The Puppet Masters (#7 Dedicating a Book to its Character)

So, this is the he flyleaf of the most recent book I’m about to read:
 
“To John. Sorry for putting you through all of this. You did great.”
 
For context, John is the protagonist of a dark thriller franchise known, appropriately, as the John Cleaver series, authored by Dan Wells. John endures some mind-bending emotional turmoil over the course of the series, and this is the final installment.
 
As a writer, this hit hard. Not only does it act as an ominous foreshadowing for the pages to come, but the epistolary approach of the dialogue suggests an intimate and emotional familiarity with the character, referring to him as though he were real. Because in a sense he is, and this nuanced, apologetic way of approaching him shows the fondness and genuine pain the author feels not only about the history of the character, but his ultimate fate. For the author, John has evolved to the point that even as a character of fiction, he is worthy such respect and acknowledgement as is usually reserved for real people.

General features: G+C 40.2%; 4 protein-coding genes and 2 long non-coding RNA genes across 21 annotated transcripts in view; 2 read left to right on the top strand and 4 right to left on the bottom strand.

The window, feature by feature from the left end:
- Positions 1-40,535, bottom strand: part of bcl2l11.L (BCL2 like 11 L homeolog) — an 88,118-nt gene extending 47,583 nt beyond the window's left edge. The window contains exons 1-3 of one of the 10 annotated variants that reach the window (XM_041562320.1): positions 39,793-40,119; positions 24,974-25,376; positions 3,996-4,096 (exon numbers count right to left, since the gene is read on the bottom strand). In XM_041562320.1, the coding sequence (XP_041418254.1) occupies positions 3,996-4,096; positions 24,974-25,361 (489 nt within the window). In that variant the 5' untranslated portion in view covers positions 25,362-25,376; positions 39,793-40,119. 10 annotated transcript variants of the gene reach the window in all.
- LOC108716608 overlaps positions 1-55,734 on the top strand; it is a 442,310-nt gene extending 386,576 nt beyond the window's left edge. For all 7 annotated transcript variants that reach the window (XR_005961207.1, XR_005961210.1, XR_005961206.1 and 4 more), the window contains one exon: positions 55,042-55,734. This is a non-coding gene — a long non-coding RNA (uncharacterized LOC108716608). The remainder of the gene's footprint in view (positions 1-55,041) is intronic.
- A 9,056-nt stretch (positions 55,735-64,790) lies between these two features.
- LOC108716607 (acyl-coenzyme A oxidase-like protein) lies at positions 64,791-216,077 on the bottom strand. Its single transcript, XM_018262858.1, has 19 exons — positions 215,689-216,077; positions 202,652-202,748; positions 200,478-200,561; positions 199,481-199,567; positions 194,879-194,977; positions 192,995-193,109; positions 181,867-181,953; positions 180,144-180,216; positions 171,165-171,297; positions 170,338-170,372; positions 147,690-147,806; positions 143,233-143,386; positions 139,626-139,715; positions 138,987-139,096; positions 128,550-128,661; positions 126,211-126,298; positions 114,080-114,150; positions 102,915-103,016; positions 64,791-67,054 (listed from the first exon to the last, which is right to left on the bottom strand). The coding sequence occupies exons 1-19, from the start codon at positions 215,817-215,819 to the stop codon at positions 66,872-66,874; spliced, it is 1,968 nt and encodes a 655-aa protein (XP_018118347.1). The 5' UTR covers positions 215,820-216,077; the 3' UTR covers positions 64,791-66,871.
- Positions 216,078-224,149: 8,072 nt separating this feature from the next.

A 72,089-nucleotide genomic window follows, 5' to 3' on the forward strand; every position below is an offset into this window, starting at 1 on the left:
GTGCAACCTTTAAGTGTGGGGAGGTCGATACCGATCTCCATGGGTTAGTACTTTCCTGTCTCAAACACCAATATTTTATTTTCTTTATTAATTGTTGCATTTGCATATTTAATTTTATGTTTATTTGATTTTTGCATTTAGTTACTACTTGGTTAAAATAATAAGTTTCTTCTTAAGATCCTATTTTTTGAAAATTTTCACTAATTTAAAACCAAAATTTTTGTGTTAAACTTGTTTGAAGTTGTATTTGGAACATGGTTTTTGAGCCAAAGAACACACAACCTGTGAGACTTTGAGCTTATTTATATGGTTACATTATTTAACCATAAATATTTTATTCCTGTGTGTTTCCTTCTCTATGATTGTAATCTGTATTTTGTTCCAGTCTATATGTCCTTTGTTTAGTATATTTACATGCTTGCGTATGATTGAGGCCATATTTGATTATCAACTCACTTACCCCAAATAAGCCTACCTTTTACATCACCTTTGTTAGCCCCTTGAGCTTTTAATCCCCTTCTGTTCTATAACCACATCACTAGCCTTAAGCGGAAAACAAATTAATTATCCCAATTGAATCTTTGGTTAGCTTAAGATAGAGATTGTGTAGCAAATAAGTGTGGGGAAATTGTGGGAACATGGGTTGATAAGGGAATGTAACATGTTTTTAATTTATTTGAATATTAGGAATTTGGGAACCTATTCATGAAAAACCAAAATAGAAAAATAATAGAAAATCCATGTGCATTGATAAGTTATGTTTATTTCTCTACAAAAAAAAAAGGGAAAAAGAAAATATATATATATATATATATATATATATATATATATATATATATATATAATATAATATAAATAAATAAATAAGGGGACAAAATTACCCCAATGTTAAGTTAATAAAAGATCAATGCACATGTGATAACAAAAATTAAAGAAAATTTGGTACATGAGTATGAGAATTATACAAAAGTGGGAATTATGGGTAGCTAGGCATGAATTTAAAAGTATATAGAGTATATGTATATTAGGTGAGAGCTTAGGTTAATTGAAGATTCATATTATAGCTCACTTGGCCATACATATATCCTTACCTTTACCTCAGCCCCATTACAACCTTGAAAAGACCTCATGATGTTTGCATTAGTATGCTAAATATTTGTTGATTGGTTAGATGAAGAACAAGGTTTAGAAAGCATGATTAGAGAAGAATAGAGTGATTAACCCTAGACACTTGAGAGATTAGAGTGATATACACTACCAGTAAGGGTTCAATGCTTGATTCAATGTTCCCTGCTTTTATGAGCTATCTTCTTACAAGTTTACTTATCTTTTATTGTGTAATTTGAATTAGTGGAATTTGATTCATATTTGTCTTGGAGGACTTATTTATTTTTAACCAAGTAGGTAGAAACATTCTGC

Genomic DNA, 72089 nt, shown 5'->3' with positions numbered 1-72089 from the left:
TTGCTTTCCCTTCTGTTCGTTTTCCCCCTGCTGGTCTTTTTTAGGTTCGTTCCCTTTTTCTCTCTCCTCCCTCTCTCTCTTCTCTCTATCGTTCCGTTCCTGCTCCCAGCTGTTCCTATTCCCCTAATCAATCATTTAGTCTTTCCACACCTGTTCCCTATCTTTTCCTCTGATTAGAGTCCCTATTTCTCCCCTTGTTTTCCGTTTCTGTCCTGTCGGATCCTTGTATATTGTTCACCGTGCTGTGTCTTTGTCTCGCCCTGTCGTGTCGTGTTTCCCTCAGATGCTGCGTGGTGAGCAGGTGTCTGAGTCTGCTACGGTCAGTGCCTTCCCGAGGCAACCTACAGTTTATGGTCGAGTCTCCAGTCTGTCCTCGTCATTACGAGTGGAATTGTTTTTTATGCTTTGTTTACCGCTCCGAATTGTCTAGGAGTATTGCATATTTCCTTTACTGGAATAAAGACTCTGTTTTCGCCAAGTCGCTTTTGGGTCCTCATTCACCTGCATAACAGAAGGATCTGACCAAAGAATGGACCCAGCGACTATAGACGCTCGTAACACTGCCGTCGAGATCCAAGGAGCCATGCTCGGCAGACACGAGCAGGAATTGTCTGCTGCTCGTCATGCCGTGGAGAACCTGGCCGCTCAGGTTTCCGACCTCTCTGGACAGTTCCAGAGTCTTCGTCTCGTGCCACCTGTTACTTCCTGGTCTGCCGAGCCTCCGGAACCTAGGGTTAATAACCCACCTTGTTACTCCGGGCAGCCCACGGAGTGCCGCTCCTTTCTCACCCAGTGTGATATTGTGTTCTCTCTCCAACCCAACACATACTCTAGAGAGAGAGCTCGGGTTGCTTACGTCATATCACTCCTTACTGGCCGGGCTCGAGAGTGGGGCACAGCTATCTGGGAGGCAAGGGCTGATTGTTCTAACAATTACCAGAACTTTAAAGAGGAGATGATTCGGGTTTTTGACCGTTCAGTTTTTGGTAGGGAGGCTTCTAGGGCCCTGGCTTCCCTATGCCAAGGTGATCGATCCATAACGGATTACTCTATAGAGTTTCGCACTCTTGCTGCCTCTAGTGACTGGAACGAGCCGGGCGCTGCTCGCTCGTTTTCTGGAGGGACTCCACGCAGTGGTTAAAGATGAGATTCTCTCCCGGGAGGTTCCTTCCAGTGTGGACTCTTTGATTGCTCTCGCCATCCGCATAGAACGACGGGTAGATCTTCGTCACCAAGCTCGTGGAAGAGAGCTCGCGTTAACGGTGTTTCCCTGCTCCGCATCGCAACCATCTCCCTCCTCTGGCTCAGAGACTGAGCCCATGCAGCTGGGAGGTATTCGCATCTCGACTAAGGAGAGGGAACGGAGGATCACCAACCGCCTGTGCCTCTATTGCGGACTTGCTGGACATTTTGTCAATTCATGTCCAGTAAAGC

This is how you dedicate a book.

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